John Dunning (film producer)
John Dunning (April 27, 1927 – September 19, 2011) was a pioneering Canadian film producer from Montreal who co-founded the Canadian film production company Cinépix and produced early works by notable Canadian directors David Cronenberg and Ivan Reitman. Dunning launched Cinépix with partner André Link in Montreal in the early 1960s. Their biggest commercial success—and the first Canadian box office hit—came with Reitman's Meatballs (1979).
|Died||September 19, 2011 (aged 84)|
Dunning was born in the Greater Montreal district of Verdun, Quebec—and into the film business. Dunning's father Mickey toured Quebec screening newsreel footage and later owned several cinemas. By the age of 13, John was working the candy counter at his family's Century Theatre in adjacent Ville-Émard. Upon his father's death several years later, Dunning managed the cinema, beginning a lifelong career in film.
Dunning launched Cinépix with partner André Link in Montreal in the early 1960s. Initially a distribution company, Cinépix's first production was the 1969 erotic drama Valérie, which earned $1 million at the box office. Cinépix produced early work by David Cronenberg (Shivers) and Ivan Reitman (Meatballs). The company also distributed art-house films including the grunge rock documentary Hype, Vincent Gallo's Buffalo '66, and SICK: The Life & Death of Bob Flanagan, Supermasochist.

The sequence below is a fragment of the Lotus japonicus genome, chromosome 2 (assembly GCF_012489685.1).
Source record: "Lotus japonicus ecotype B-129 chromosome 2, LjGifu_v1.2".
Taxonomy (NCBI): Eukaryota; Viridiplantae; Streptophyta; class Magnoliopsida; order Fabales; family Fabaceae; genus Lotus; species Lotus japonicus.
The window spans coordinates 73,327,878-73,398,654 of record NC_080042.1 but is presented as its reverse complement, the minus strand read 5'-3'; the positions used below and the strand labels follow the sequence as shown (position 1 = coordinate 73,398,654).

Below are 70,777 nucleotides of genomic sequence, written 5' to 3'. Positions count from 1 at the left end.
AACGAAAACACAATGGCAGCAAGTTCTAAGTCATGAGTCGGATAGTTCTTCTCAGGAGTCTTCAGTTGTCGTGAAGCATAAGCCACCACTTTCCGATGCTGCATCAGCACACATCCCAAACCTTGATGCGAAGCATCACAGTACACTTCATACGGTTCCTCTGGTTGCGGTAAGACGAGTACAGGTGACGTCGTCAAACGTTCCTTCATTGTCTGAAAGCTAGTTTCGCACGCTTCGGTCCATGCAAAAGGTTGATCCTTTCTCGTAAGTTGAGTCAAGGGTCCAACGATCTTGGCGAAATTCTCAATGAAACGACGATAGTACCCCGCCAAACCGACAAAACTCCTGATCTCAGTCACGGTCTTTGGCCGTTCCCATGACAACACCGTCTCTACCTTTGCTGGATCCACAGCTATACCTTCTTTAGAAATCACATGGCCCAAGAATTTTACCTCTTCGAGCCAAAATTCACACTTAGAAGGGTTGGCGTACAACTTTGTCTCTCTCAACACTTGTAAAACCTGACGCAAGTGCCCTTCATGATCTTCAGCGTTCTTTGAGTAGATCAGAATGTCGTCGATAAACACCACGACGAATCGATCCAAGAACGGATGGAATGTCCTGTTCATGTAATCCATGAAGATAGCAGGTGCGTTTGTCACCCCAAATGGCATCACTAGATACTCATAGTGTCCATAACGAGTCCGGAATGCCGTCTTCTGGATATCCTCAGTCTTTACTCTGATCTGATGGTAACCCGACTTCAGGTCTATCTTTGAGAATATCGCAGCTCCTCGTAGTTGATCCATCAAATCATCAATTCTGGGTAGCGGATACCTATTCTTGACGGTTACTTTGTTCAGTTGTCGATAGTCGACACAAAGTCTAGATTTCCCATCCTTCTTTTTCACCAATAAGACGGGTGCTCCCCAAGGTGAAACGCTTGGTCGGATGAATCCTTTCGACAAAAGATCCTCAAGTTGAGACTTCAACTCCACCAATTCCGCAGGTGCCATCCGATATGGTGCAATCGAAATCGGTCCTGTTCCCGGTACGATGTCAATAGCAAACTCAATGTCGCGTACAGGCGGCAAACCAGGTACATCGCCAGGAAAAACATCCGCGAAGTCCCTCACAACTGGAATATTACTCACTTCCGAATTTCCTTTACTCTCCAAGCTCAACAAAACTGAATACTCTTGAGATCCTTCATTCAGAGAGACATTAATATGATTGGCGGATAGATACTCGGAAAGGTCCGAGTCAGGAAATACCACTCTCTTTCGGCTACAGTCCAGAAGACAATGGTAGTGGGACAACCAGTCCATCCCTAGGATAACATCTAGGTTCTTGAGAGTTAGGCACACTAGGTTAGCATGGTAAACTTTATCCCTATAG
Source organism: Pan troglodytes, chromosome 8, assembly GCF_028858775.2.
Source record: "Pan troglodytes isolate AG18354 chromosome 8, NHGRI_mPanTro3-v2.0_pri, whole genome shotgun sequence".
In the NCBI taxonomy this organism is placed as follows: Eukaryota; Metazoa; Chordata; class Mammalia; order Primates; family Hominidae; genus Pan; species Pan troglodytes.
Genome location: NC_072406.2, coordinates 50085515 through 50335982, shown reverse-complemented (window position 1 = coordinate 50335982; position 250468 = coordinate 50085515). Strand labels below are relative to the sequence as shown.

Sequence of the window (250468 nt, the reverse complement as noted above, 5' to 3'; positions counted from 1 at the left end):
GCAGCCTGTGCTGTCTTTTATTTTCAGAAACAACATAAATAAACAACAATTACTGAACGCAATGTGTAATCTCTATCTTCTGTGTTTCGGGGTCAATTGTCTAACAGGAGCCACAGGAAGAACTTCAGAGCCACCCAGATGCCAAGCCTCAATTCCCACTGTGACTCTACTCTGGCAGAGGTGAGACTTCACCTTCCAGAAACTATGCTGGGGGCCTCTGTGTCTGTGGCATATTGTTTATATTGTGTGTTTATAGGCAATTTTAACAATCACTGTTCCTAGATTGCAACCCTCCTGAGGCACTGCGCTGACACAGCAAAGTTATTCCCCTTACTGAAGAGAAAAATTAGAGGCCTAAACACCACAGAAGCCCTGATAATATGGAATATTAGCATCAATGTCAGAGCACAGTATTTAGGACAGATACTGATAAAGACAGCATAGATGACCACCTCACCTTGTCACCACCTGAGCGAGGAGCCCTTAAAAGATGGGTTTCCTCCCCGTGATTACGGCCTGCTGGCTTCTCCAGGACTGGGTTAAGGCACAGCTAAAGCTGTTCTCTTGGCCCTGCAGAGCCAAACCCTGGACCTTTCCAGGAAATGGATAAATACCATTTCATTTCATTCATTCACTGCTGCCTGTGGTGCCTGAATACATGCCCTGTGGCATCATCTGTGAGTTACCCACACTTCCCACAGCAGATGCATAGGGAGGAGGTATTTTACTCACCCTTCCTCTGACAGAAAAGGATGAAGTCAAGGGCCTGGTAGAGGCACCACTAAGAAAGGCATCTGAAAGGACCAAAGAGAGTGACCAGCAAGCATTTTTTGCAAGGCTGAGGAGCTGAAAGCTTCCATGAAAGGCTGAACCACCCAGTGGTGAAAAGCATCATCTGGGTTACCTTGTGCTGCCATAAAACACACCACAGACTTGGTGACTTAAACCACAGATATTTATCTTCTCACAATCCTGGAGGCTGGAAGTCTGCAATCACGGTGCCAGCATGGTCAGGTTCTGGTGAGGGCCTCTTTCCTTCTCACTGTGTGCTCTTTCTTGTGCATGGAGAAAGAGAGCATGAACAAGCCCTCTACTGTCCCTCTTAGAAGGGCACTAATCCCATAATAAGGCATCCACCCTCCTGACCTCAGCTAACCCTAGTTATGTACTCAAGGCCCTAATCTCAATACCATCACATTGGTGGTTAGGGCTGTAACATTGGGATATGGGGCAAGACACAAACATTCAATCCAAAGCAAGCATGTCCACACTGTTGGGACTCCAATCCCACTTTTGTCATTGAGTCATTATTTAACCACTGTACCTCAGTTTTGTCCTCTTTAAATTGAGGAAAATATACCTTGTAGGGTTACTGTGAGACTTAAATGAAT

From 1989 to 1994, Cinépix was partners with Famous Players in C/FP Distribution, which was renamed Cinépix Film Properties (C/FP). In 1994, Cinépix bought Famous Players' stake in the organization.
Lions Gate Entertainment Corporation (LGEC) was formed in 1997 by Frank Giustra, a banker. LGEC purchased Cinépix and kept its leadership; Dunning, in turn, left the company. Cinépix was renamed Lions Gate Films on January 13, 1998.
In June 2011, shortly before his death in September of that year, the Toronto Film Critics Association announced that Dunning would receive its Clyde Gilmour Award for lifetime achievement, with Cronenberg stating that "John Dunning is the unacknowledged godfather of an entire generation of Canadian filmmakers. I still consider him my movie mentor." The award was posthumously presented to Dunning's son Greg, at a ceremony in January 2012.
In 2017, the Canadian Screen Awards introduced the new John Dunning Discovery Award, presented to honour the year's best Canadian microbudget film. In 2019, it was merged with the former Claude Jutra Award, presented for the year's best debut film by a first-time director, into the contemporary John Dunning Best First Feature Award.
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